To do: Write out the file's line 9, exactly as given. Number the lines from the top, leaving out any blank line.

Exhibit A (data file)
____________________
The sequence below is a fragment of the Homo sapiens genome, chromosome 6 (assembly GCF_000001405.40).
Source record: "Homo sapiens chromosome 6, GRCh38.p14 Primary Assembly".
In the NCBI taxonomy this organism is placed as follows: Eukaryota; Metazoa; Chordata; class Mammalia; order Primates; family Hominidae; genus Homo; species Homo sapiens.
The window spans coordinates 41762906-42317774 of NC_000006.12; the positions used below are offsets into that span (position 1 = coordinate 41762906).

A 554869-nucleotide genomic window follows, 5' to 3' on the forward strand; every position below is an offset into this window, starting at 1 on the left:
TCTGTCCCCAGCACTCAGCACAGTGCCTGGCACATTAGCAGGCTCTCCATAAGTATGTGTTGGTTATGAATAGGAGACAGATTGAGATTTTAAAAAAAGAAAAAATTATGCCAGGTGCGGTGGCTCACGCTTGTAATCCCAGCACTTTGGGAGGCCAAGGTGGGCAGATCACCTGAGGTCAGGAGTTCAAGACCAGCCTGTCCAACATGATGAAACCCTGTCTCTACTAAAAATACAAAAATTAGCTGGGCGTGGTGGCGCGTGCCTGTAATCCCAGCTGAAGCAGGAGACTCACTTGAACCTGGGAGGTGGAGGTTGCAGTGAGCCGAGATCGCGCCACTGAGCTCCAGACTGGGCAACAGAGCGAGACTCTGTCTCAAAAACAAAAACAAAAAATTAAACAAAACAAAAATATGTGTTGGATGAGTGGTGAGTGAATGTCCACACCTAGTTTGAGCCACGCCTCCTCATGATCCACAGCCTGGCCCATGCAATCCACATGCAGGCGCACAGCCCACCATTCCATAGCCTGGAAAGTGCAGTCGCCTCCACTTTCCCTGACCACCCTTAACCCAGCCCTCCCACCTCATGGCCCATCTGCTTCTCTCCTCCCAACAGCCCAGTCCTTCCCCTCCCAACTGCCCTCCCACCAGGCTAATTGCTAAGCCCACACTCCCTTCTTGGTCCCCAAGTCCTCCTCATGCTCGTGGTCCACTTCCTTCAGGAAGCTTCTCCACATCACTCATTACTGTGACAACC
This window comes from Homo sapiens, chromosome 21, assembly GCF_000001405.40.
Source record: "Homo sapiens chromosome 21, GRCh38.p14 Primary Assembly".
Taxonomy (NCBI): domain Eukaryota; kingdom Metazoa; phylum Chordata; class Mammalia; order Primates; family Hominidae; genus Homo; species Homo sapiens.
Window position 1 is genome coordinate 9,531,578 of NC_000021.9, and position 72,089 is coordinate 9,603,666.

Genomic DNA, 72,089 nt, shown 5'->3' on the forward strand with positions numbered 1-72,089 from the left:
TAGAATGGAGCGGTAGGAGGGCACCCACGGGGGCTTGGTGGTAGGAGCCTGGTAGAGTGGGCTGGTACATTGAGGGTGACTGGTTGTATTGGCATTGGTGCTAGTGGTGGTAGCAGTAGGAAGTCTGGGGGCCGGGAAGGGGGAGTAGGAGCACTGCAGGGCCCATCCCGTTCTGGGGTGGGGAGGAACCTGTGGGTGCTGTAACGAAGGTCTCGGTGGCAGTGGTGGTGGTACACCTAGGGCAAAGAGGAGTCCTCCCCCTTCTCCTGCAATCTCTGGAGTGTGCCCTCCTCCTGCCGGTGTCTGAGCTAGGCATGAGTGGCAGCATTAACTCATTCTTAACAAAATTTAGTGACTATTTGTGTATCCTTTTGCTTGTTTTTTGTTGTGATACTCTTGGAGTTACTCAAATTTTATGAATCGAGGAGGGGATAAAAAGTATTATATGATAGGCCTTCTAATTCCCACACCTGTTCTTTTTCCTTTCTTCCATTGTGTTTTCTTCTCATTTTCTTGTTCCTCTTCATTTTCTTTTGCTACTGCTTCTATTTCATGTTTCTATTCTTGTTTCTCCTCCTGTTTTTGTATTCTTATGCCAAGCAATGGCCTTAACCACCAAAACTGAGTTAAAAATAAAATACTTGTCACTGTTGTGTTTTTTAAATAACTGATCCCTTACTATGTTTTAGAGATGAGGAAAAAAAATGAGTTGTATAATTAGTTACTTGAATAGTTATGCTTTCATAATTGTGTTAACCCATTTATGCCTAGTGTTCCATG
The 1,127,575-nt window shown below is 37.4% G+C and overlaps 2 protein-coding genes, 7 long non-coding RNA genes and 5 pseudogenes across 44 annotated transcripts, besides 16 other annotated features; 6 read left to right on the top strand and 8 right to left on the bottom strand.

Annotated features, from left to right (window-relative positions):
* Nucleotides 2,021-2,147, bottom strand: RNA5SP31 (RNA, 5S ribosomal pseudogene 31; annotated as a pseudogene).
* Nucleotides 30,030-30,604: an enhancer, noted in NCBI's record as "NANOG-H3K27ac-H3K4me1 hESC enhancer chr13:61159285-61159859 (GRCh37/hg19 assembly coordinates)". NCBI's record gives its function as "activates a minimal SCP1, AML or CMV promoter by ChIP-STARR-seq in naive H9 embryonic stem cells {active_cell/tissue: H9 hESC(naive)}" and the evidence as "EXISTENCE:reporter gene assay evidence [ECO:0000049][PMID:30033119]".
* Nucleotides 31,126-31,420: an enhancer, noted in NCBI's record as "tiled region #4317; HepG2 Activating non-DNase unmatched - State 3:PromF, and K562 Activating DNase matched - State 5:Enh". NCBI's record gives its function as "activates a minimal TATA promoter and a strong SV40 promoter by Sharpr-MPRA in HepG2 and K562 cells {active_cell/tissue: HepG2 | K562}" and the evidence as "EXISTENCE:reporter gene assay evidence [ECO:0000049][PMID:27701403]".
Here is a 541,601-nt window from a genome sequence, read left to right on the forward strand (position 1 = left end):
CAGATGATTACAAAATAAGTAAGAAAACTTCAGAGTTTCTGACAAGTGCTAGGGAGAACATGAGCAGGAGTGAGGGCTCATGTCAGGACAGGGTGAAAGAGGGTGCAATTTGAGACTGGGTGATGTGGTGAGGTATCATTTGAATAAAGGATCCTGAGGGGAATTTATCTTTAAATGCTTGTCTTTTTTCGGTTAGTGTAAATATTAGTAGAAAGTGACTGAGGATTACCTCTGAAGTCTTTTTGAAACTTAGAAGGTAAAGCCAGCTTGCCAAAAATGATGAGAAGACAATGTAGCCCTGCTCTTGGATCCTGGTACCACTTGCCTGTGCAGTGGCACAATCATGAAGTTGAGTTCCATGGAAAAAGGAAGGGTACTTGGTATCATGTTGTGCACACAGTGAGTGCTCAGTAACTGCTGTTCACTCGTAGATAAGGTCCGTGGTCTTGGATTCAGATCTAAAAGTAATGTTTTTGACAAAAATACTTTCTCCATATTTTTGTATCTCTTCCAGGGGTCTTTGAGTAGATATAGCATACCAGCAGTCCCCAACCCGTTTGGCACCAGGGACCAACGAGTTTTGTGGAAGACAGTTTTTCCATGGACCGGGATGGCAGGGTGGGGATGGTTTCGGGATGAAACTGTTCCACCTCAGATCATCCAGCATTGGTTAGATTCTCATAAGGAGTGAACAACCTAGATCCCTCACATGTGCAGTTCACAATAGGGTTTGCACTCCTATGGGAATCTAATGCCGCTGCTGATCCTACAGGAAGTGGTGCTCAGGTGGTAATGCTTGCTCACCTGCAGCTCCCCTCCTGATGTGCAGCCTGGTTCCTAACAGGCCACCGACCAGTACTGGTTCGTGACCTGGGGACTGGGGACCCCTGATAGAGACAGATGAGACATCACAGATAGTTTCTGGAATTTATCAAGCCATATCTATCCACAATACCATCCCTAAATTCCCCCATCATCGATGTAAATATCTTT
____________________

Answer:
Taxonomy (NCBI): domain Eukaryota; kingdom Metazoa; phylum Chordata; class Mammalia; order Primates; family Hominidae; genus Homo; species Homo sapiens.